Nikon 18-200mm VR lens query

Discussion in 'Nikon' started by Greenbrightly, Jan 23, 2008.

  1. By this logic, everybody should be driving a Ferrari or Rolls Royce, and all
    Fords, Chevs, Volkswagens, Toyota, Hondas etc are "junk".
    Not everybody needs the tools to drive 150 MPH, or the means to do so.

    I have a D40 with the kit 18-55, the 55-200 VR, and the 18-200 VR, and can
    say that the 55-200 hasn't been on the camera since I got the 18-200. I have
    no aspirations of working for National Geographic, but my results have been
    quite satisfying. I love it.

    I would consider disposing of the 55-200, but would probably keep the 18-55
    because its so small and light, and there are occasions where I won't want
    to tote the 18-200 (social functions, etc)

    /M
     
    Moro Grubb of Little Delving, Jan 25, 2008
    #21
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  2. Greenbrightly

    Tony Polson Guest


    I'm not surprised. The 18-55mm is one of the worst lenses that has
    ever been offered under the Nikon brand. The 55-200mm is so variable
    that you never know what results you will get from one. The 18-200mm
    is just as bad as the other two combined, so you might as well leave
    it on the camera and forget about the others.

    Have you ever used any good lenses? I don't mean Leica, Zeiss or
    anything exotic. There are plenty of good Nikkors. It's just that
    they don't include any of the three consumer lenses that you have,
    which are basically junk lenses built down to a consumer-grade price.

    Try a 50mm f/1.8 and you will see results that are much, much sharper
    than any of your three lenses can produce. But stick to
    consumer-grade zooms and you will get only consumer-grade results.
     
    Tony Polson, Jan 25, 2008
    #22
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  3. That's utter nonsense. The 18-55 is a great little lens, very sharp, very
    light and handy, and unusually close focusing for that kind of a lens.

    You may be thinking of the Canon 18-55, which is so notorious for its poor
    quality that even Canon enthusiasts call it trash.

    There's bound to be *some* variability in any lenses and especially zooms,
    but I'm sure you grossly exaggerate the case of the 55-200 VR -- which has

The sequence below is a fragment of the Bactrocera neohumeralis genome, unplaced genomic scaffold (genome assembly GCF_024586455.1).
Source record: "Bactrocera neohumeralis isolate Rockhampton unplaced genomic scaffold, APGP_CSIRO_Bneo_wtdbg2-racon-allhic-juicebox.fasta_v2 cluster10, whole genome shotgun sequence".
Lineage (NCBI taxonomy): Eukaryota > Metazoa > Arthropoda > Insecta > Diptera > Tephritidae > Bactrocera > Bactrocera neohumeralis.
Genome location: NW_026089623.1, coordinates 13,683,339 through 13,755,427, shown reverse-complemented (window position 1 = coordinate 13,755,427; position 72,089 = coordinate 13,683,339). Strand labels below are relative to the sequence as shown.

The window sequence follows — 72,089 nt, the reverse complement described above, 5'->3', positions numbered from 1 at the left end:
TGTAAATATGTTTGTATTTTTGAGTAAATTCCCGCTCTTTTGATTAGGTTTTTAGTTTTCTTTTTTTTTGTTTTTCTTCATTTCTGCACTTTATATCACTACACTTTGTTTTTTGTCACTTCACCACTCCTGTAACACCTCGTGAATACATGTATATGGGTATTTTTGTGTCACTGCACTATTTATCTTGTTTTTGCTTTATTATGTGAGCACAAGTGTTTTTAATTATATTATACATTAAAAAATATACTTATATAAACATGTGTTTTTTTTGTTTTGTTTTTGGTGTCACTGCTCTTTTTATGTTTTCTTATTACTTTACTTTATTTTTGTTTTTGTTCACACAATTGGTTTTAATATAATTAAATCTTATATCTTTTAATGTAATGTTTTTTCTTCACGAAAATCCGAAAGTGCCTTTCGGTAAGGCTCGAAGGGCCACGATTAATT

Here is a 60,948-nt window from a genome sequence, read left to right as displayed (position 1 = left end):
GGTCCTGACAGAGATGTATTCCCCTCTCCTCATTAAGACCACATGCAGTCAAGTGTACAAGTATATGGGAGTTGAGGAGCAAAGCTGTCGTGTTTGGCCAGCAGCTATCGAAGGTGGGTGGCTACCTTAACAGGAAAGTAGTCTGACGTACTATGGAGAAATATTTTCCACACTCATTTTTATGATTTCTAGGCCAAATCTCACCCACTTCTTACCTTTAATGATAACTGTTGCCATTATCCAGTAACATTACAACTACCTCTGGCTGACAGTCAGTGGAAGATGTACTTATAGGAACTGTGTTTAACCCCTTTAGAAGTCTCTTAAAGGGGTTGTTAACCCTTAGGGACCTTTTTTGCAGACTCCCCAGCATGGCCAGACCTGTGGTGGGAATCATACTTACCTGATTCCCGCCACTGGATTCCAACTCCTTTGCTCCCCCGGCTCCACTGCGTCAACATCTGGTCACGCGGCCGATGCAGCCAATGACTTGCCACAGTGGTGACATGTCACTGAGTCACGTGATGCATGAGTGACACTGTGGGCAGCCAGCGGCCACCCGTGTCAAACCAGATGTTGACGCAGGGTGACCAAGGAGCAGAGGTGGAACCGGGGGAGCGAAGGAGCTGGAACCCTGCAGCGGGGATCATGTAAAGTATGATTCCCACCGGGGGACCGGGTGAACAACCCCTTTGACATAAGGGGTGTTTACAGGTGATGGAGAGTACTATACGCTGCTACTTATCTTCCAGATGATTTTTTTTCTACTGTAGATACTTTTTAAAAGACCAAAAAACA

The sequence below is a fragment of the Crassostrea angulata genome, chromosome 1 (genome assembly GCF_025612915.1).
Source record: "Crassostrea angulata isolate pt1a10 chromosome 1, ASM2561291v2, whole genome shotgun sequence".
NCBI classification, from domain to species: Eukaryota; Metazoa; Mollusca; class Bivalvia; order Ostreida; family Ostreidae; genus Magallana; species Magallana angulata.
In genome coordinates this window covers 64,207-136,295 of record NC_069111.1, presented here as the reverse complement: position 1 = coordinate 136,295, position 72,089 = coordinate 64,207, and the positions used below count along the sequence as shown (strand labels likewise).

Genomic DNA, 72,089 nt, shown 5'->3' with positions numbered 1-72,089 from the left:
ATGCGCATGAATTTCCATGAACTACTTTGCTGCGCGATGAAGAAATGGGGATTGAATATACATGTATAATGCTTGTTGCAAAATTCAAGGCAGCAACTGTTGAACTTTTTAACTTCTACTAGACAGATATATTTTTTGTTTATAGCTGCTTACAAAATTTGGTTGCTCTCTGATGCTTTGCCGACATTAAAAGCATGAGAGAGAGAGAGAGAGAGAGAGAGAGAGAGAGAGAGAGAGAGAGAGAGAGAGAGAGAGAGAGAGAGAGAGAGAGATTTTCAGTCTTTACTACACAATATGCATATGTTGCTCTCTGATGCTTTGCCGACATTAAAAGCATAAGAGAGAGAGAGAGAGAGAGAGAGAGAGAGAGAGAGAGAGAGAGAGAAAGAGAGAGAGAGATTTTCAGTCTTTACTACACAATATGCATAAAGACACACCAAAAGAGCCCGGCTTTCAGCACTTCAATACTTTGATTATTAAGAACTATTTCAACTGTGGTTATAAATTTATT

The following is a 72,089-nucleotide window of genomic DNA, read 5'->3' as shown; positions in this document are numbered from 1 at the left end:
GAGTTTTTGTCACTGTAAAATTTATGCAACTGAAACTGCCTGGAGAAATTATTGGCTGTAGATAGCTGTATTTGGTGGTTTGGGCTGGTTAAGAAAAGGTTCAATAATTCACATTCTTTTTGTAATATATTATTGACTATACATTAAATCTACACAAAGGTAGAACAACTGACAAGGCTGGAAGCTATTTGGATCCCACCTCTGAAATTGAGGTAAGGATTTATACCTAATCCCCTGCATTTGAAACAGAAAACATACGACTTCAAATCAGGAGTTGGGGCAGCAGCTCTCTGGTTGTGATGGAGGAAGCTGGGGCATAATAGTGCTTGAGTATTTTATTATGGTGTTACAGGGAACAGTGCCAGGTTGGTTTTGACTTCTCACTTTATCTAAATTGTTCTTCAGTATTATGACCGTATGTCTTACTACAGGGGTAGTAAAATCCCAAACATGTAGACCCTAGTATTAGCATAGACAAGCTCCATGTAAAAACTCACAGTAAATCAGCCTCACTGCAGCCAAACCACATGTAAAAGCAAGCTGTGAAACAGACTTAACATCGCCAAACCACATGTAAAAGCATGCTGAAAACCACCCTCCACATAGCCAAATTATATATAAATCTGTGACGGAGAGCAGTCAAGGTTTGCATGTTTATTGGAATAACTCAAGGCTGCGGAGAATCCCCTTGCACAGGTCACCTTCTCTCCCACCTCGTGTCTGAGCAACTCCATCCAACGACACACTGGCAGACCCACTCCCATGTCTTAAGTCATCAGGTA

gotten excellent reviews in published lens tests as well as from
    enthusiastic owners. And I'm very happy with mine.

    Nonsense repeated several times is still nonsense. It never improves with
    repetition.
    Indeed, I have a 50/1.8 Nikkor in addition to the others mentioned here and
    it's great. I have an 85/1.8 also and that's great too. However, I seldom
    carry either of these truly great lenses around on the camera because they
    have one very serious drawback -- they're stuck at those respective focal
    lengths, and therefore lack the flexibility, versatility and convenience of
    the zooms. And for most ordinary purposes -- viewing on a computer screen or
    reasonably sized prints -- you can't see the difference anyway. So for me
    the 50 and 85 primarily serve as available-light lenses.

    Better those than vacuous snobbishness any day of the week.

    Neil
     
    Neil Harrington, Jan 25, 2008
    #23
  4. Greenbrightly

    Sosumi Guest

    I totally agree with you. I've had the 18-55, 18-70 and 55-200 VR. Now I
    have only the 50 1.8 and the 18-135.
    The 18-55 is quite good. I got some very good pictures with it. Only
    drawback is the lack of zoom length. I traded all for what I have now and
    hope to get a 70-300 VR in the near future.
    Funny enough people are so happy with the 18-200 VR, like it's a miracle. It
    isn't. If something moves, you still need more speeds ;-) I just think it's
    way too heavy, expensive and doesn't perform as well for it's price as the
    135.
     
    Sosumi, Jan 25, 2008
    #24
  5. I have both but haven't really compared them side by side. I love the 18-135
    myself. It's about as long a non-stabilized lens as I can comfortably hand
    hold on a DX camera without bracing against something solid. The 18-200 VR
    cost so much I worry about traveling with it, which takes some of the fun
    out of owning it. I don't like to carry real expensive stuff in airline
    terminals. I suppose that's silly, but . . .

    I'll be going to Florida in a couple of weeks, and haven't made my mind up
    between taking either the 18-135, or the 18-55 and 55-200 VR.

    Neil
     
    Neil Harrington, Jan 25, 2008
    #25
  6. Greenbrightly

    Jay Guest

    Or instead of the 18-135, the 18-55, the 55-200 you could just bring the
    single 18-200.

    Lighter, cheaper if you loose all your equipment vs loosing three lenses,